Monday, 1 August 2011


Labels tend to obfuscate rather than clarify, especially political/ideological labels that are 'loaded'. The point I have tried to make is that there is a rise of right wing populism across Europe and the US, and that Breivik is part of that larger trend that gave birth to him. A neo-Christian terrorist who seeks solidarity with Israel fits into the broader Western right-wing political trend that has defined Islam as a new enemy. It is true that Breivik has denounced Hitler as the passage below indicates, but is denying orthodox neo-Nazi positions indicative of rejecting neo-Nazism in another form?

Whenever someone asks if I am a national socialist I am deeply offended. If there is one historical figure and past Germanic leader I hate it is Adolf Hitler. If I could travel in a time-machine to Berlin in 1933, I would be the first person to go – with the purpose of killing him...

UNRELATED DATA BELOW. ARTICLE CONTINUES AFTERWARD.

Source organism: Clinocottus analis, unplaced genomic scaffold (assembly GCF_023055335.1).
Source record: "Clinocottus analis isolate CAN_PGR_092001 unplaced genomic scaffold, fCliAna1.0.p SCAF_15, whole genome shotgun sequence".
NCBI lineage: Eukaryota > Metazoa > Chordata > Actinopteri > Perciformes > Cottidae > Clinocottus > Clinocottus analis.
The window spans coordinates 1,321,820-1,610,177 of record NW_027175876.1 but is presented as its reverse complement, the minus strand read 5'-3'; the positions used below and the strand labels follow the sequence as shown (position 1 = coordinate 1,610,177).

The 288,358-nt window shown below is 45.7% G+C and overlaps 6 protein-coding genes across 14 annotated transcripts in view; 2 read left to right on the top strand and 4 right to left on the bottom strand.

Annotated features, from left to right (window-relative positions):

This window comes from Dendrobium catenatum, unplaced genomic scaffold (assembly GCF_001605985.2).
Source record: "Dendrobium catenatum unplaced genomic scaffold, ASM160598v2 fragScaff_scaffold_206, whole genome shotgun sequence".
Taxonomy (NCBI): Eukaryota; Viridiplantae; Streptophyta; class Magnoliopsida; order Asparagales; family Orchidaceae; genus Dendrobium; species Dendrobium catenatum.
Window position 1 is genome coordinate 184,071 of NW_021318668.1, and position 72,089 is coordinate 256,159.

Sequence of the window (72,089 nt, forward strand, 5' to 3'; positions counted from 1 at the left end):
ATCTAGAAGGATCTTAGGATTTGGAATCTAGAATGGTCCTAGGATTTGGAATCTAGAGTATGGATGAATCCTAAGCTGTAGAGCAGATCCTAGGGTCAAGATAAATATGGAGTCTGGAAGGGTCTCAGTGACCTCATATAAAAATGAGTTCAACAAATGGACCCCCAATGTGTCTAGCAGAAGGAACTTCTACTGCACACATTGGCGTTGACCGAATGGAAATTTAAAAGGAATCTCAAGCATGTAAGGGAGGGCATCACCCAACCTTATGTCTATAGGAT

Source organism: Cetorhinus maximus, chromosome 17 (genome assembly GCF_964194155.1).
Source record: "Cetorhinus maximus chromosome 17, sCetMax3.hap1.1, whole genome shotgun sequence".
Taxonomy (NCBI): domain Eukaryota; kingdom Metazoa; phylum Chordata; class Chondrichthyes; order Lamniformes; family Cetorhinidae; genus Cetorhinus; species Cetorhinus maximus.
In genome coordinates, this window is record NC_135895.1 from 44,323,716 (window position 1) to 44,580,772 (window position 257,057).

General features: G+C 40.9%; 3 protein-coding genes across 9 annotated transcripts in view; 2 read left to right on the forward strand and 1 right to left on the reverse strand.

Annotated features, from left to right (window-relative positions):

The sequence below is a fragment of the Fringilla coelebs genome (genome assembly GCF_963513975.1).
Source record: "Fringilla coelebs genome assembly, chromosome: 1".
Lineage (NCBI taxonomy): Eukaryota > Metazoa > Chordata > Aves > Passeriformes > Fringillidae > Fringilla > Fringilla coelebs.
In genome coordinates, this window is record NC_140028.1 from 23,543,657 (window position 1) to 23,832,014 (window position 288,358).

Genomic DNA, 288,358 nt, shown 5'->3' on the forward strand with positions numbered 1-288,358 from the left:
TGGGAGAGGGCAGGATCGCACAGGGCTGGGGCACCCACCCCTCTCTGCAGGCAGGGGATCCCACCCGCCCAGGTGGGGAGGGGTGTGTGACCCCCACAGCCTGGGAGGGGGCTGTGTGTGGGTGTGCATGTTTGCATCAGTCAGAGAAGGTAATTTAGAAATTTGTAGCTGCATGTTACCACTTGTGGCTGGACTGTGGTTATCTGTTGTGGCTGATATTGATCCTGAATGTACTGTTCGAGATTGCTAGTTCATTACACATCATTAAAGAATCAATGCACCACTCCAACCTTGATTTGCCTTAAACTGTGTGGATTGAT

So let us fight together with Israel, with our Zionist brothers against all anti-Zionists, against all cultural Marxists/multiculturalists.

Breivik's position is in line with that of the right wing populists in Europe and the US. The danger is that these new Christian crusaders have shed the image of anti-Semites and seek legitimacy by embracing traditional conservative values and causes, and by appearing to embrace the nation-state more than those evil liberals or Marxists who are internationalists (liberals embracing globalization; Marxists seeking international working class solidarity; both accepting of multiculturalism).

Transparent attempts to paint Breivik anything other than a right-wing populist, although he is not an orthodox neo-Nazi, will fail against the overwhelming evidence that this individual has come to earth from Mars, but from a specific European-wide right wing xenophobic movement; a movement that includes many established far right political parties that try to conceal their neo-Fascist orientation by embracing populist positions. 
The best among them is National Front leader Marine Le Pen who has tried through smoke and mirrors to appear as less controversial than her father who was an unapologetic neo-Fascist.  The scary thing is that many conservatives fall for the right-wing populist positions, and they try to apologize for extremists like Breivik, dismissing them as fanatics, neo-Nazis, etc. Far right movements feed off traditional conservatism and that is what is happening across Europe and US.

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